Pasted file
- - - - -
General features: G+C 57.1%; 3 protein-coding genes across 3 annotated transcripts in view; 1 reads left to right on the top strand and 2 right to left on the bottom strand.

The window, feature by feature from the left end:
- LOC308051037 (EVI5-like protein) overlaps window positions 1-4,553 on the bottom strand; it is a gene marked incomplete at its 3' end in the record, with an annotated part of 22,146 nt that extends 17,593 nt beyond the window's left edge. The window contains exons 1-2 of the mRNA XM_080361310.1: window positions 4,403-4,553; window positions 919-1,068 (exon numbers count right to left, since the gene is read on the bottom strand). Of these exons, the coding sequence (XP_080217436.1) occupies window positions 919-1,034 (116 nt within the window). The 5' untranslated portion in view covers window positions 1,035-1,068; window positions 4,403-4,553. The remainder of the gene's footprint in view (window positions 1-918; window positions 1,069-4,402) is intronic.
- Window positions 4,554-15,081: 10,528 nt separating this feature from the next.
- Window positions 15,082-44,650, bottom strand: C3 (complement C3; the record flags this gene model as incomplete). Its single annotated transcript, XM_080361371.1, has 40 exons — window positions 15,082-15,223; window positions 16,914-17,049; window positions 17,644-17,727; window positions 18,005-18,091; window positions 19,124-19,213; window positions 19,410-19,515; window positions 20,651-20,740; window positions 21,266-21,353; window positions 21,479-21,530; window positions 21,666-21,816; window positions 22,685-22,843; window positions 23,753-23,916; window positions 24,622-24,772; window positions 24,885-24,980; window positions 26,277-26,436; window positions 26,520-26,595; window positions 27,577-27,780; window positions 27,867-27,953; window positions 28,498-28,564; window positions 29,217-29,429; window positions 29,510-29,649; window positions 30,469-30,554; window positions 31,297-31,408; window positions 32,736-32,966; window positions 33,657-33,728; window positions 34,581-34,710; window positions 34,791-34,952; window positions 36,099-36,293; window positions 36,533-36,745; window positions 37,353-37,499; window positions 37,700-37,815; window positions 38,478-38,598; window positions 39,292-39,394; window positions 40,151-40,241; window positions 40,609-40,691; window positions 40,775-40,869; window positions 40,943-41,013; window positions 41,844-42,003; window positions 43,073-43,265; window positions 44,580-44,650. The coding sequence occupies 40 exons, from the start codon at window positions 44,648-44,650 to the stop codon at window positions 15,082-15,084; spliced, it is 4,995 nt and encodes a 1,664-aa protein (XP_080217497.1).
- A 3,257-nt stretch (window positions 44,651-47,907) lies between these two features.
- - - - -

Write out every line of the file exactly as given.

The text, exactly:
General features: G+C 57.1%; 3 protein-coding genes across 3 annotated transcripts in view; 1 reads left to right on the top strand and 2 right to left on the bottom strand.

The window, feature by feature from the left end:
- LOC308051037 (EVI5-like protein) overlaps window positions 1-4,553 on the bottom strand; it is a gene marked incomplete at its 3' end in the record, with an annotated part of 22,146 nt that extends 17,593 nt beyond the window's left edge. The window contains exons 1-2 of the mRNA XM_080361310.1: window positions 4,403-4,553; window positions 919-1,068 (exon numbers count right to left, since the gene is read on the bottom strand). Of these exons, the coding sequence (XP_080217436.1) occupies window positions 919-1,034 (116 nt within the window). The 5' untranslated portion in view covers window positions 1,035-1,068; window positions 4,403-4,553. The remainder of the gene's footprint in view (window positions 1-918; window positions 1,069-4,402) is intronic.
- Window positions 4,554-15,081: 10,528 nt separating this feature from the next.
- Window positions 15,082-44,650, bottom strand: C3 (complement C3; the record flags this gene model as incomplete). Its single annotated transcript, XM_080361371.1, has 40 exons — window positions 15,082-15,223; window positions 16,914-17,049; window positions 17,644-17,727; window positions 18,005-18,091; window positions 19,124-19,213; window positions 19,410-19,515; window positions 20,651-20,740; window positions 21,266-21,353; window positions 21,479-21,530; window positions 21,666-21,816; window positions 22,685-22,843; window positions 23,753-23,916; window positions 24,622-24,772; window positions 24,885-24,980; window positions 26,277-26,436; window positions 26,520-26,595; window positions 27,577-27,780; window positions 27,867-27,953; window positions 28,498-28,564; window positions 29,217-29,429; window positions 29,510-29,649; window positions 30,469-30,554; window positions 31,297-31,408; window positions 32,736-32,966; window positions 33,657-33,728; window positions 34,581-34,710; window positions 34,791-34,952; window positions 36,099-36,293; window positions 36,533-36,745; window positions 37,353-37,499; window positions 37,700-37,815; window positions 38,478-38,598; window positions 39,292-39,394; window positions 40,151-40,241; window positions 40,609-40,691; window positions 40,775-40,869; window positions 40,943-41,013; window positions 41,844-42,003; window positions 43,073-43,265; window positions 44,580-44,650. The coding sequence occupies 40 exons, from the start codon at window positions 44,648-44,650 to the stop codon at window positions 15,082-15,084; spliced, it is 4,995 nt and encodes a 1,664-aa protein (XP_080217497.1).
- A 3,257-nt stretch (window positions 44,651-47,907) lies between these two features.